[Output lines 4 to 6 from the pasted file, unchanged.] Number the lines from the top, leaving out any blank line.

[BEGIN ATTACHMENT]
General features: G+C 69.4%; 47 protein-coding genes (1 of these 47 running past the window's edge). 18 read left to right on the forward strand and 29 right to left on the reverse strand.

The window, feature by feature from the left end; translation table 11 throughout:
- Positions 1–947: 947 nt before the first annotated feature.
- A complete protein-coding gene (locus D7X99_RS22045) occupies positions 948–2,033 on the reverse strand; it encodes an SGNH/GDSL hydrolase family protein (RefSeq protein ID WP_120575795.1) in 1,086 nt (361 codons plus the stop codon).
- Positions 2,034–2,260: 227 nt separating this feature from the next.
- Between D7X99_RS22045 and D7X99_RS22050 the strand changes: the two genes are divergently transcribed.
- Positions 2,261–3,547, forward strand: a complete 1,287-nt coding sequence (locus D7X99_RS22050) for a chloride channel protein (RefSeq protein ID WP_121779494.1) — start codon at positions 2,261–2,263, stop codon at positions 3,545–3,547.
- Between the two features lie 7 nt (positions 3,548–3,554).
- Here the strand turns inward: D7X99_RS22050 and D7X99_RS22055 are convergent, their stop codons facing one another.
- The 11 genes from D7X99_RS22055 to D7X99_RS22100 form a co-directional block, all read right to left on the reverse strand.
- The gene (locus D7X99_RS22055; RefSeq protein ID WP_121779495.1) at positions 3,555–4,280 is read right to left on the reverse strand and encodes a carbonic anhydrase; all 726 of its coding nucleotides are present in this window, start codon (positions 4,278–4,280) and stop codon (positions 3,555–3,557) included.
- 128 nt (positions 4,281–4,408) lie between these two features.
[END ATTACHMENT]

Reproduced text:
- A complete protein-coding gene (locus D7X99_RS22045) occupies positions 948–2,033 on the reverse strand; it encodes an SGNH/GDSL hydrolase family protein (RefSeq protein ID WP_120575795.1) in 1,086 nt (361 codons plus the stop codon).
- Positions 2,034–2,260: 227 nt separating this feature from the next.
- Between D7X99_RS22045 and D7X99_RS22050 the strand changes: the two genes are divergently transcribed.